Critical and biographical information on Henry Reed, World War II British poet, critic, translator, and radio dramatist — author of "Naming of Parts"
Henry Reed, poet and radio dramatist
The Poetry of Henry Reed Homepage
Church, Richard "Poets Worth Praising." John O'London's Weekly 55, no. 1287 (14 June 1946): 115.

Excerpt from Poets Worth Praising
By Richard Church

AM I in danger of becoming wearisome in praise? I cannot help it, for it happens that a young poet has just published a first volume that also is distinguished by the quality of simplicity of character. A Map of Verona (Cape, 3s. 6d.), by Henry Reed, introduces a man two poetic generations later than Muir. But already he writes with authority. He appears as a man of wry, almost sly, humour, endowed with a shrewd critical mind that gives his first work a matter-of-factness wholly acceptable to the fastidious reader's palate. In that technique of dry statement, sometimes almost categorical, you discover a highly individual poetic faculty. It gives his work a stillness that is startling, like the skies in Dali's queer pictures.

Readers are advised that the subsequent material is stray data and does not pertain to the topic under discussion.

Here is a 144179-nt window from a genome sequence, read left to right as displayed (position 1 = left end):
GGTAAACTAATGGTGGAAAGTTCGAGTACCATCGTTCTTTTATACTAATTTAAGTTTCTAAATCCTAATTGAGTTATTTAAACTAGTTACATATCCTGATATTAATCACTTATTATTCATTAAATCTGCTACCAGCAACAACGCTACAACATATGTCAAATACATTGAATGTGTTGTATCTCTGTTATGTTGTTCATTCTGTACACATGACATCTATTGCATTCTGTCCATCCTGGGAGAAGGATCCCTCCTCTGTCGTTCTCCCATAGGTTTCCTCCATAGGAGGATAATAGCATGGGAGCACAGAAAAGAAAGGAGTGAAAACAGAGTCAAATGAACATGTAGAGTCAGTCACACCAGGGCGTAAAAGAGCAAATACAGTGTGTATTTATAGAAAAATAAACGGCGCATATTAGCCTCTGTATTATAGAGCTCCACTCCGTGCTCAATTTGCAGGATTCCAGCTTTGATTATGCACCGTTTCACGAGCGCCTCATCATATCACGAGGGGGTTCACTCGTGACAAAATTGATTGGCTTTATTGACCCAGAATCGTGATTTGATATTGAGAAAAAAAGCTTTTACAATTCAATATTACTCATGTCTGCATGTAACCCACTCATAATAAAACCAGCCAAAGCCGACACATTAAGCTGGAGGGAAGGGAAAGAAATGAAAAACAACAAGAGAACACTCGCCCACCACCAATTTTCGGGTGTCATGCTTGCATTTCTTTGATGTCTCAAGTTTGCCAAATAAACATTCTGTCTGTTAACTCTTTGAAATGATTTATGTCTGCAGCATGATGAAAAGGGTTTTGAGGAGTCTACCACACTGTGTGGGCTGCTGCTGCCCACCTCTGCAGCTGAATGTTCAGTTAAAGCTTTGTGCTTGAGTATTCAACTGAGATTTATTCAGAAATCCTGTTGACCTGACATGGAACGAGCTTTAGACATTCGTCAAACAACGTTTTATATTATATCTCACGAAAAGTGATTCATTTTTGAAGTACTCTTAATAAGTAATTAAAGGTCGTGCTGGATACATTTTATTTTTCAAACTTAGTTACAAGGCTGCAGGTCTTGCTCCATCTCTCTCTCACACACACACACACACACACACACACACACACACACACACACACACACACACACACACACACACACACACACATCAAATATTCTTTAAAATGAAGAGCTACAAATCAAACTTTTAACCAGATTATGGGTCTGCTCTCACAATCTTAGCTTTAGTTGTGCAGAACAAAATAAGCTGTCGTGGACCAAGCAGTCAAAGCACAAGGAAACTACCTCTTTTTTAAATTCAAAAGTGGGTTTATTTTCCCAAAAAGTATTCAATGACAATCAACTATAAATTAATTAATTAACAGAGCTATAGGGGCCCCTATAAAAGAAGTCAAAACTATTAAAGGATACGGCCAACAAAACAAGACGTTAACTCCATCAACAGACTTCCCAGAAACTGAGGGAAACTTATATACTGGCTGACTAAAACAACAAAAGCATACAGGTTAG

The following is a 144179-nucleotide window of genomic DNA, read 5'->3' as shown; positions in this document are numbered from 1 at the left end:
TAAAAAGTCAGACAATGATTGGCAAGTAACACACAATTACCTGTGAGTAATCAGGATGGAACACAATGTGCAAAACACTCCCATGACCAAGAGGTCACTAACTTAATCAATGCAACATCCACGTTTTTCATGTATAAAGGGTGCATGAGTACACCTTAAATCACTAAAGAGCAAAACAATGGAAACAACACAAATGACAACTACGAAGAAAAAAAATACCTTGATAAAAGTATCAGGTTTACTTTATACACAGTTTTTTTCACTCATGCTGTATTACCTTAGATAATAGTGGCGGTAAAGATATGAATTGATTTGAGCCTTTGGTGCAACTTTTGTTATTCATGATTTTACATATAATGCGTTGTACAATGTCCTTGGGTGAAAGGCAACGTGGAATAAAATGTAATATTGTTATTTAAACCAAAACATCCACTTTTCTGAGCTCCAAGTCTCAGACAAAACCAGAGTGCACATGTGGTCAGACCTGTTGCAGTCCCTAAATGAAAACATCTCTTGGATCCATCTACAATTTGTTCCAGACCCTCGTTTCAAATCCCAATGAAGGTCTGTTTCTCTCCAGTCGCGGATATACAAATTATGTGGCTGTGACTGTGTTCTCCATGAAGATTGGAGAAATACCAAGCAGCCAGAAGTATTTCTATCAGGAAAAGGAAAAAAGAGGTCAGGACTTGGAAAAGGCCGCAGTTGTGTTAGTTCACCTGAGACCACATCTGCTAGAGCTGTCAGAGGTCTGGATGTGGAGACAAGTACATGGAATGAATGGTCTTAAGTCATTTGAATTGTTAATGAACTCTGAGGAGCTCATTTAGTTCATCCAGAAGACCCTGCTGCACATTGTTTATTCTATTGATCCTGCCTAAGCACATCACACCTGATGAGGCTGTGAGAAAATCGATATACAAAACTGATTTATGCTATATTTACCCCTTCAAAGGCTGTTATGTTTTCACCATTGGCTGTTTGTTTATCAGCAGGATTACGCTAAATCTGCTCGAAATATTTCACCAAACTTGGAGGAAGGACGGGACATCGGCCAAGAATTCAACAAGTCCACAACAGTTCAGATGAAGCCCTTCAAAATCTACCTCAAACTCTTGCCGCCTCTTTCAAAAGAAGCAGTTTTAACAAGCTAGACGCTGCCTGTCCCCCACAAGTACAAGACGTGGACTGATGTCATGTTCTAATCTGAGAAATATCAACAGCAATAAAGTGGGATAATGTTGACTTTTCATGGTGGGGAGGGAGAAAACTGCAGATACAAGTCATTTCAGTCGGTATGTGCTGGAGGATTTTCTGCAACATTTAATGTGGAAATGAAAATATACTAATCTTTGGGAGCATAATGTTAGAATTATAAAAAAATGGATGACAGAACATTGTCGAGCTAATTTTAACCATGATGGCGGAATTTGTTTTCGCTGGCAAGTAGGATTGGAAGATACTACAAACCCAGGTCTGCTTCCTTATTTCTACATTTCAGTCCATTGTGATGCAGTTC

At present, the structure is based on a sardonic caprice rather than on the symbols of a philosophy. One asks him what is his base of belief as he contemplates the world within and without. He has seen it through a war and a social chaos, a new vulgarity and a dying culture. Of course he cannot answer. At present he is wandering about, looking and commenting. But he is warm and generous, never peevish. And below this stance of humorous commentary there is passion, which he tries to assuage with scholarship. In this young poet's music

The flutes are warm: in to-morrow's cave the music
Trembles and forms inside the musician's mind.

And the reader is already conjured to stop, and listen. We shall hear more of this.




Page last modified: 01 October 2016